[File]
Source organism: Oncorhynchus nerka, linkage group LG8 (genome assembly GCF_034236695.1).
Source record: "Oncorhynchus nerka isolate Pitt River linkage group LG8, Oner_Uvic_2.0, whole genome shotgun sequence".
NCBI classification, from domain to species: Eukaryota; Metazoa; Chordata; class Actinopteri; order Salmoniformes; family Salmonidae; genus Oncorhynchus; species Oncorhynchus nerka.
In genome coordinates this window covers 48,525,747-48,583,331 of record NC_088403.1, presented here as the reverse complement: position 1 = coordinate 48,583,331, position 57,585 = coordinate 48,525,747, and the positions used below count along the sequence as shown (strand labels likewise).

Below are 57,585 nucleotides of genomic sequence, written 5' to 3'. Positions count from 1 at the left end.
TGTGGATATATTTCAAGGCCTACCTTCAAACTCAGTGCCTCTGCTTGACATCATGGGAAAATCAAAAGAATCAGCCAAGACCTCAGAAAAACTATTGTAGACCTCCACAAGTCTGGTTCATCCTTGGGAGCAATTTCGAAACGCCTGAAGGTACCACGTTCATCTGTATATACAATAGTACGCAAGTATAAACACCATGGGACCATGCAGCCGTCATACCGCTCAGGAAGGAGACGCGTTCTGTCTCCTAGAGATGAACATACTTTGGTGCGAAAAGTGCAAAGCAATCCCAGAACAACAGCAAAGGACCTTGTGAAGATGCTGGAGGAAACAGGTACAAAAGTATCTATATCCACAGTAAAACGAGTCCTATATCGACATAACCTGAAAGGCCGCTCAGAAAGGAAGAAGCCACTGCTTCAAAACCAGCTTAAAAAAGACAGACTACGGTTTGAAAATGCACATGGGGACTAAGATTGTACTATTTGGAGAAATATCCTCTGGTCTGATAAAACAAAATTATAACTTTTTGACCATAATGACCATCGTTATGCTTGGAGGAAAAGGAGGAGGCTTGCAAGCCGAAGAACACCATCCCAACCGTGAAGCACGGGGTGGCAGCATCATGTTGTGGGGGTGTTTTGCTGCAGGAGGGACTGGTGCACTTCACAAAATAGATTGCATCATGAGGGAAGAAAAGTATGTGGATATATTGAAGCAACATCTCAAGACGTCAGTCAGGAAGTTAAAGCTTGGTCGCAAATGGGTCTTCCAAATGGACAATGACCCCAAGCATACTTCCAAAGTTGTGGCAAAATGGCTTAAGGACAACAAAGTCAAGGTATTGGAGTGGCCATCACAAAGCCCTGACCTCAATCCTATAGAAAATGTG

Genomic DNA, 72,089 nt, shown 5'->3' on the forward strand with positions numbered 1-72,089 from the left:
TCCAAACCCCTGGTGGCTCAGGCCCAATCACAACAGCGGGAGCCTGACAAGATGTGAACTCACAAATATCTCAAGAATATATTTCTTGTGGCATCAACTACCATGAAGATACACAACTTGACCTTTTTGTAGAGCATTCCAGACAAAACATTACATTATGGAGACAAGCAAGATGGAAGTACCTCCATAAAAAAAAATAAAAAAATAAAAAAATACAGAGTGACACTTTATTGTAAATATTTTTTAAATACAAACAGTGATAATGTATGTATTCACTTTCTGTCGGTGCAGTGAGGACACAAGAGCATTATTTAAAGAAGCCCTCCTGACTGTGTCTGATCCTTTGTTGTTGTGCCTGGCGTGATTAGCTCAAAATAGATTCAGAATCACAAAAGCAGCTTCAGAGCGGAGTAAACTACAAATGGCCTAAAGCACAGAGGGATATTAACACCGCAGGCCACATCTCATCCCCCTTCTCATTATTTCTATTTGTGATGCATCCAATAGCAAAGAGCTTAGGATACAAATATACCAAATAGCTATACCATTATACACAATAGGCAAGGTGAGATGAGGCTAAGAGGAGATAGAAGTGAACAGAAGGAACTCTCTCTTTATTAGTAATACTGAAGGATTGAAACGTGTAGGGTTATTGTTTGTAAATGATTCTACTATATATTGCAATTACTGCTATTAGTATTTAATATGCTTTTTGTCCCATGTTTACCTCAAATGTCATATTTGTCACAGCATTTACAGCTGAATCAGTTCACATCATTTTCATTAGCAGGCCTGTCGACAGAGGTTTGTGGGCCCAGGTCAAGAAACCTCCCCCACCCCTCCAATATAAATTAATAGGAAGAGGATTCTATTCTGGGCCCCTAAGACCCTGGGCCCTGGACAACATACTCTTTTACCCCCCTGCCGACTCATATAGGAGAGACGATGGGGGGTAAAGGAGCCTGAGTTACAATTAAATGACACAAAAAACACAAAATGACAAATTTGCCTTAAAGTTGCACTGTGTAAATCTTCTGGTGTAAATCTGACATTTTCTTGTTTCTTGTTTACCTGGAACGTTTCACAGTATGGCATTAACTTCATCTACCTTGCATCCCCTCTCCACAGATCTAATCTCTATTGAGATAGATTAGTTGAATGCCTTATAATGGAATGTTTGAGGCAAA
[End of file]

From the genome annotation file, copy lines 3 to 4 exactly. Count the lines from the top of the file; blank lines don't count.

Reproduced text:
NCBI classification, from domain to species: Eukaryota; Metazoa; Chordata; class Actinopteri; order Salmoniformes; family Salmonidae; genus Oncorhynchus; species Oncorhynchus nerka.
In genome coordinates this window covers 48,525,747-48,583,331 of record NC_088403.1, presented here as the reverse complement: position 1 = coordinate 48,583,331, position 57,585 = coordinate 48,525,747, and the positions used below count along the sequence as shown (strand labels likewise).